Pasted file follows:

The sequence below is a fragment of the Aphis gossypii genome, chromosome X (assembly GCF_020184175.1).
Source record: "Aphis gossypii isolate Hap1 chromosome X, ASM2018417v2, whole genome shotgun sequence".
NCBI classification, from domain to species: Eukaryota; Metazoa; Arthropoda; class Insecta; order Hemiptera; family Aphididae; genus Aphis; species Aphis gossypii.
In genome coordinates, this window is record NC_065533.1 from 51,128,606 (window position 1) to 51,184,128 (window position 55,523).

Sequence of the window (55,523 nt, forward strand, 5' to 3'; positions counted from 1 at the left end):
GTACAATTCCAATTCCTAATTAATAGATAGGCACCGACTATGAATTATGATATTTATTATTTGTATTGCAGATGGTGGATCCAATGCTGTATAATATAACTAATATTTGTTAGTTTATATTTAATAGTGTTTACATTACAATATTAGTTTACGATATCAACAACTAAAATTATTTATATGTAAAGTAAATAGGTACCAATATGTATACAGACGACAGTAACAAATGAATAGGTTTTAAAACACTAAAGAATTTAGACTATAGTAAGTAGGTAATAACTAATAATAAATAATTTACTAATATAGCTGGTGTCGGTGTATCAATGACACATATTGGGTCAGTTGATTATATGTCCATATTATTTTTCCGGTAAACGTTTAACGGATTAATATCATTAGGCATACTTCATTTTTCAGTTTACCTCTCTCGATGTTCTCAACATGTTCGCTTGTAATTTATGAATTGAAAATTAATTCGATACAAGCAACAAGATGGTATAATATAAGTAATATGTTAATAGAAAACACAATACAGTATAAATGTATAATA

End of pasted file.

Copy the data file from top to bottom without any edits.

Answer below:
The sequence below is a fragment of the Aphis gossypii genome, chromosome X (assembly GCF_020184175.1).
Source record: "Aphis gossypii isolate Hap1 chromosome X, ASM2018417v2, whole genome shotgun sequence".
NCBI classification, from domain to species: Eukaryota; Metazoa; Arthropoda; class Insecta; order Hemiptera; family Aphididae; genus Aphis; species Aphis gossypii.
In genome coordinates, this window is record NC_065533.1 from 51,128,606 (window position 1) to 51,184,128 (window position 55,523).

Sequence of the window (55,523 nt, forward strand, 5' to 3'; positions counted from 1 at the left end):
GTACAATTCCAATTCCTAATTAATAGATAGGCACCGACTATGAATTATGATATTTATTATTTGTATTGCAGATGGTGGATCCAATGCTGTATAATATAACTAATATTTGTTAGTTTATATTTAATAGTGTTTACATTACAATATTAGTTTACGATATCAACAACTAAAATTATTTATATGTAAAGTAAATAGGTACCAATATGTATACAGACGACAGTAACAAATGAATAGGTTTTAAAACACTAAAGAATTTAGACTATAGTAAGTAGGTAATAACTAATAATAAATAATTTACTAATATAGCTGGTGTCGGTGTATCAATGACACATATTGGGTCAGTTGATTATATGTCCATATTATTTTTCCGGTAAACGTTTAACGGATTAATATCATTAGGCATACTTCATTTTTCAGTTTACCTCTCTCGATGTTCTCAACATGTTCGCTTGTAATTTATGAATTGAAAATTAATTCGATACAAGCAACAAGATGGTATAATATAAGTAATATGTTAATAGAAAACACAATACAGTATAAATGTATAATA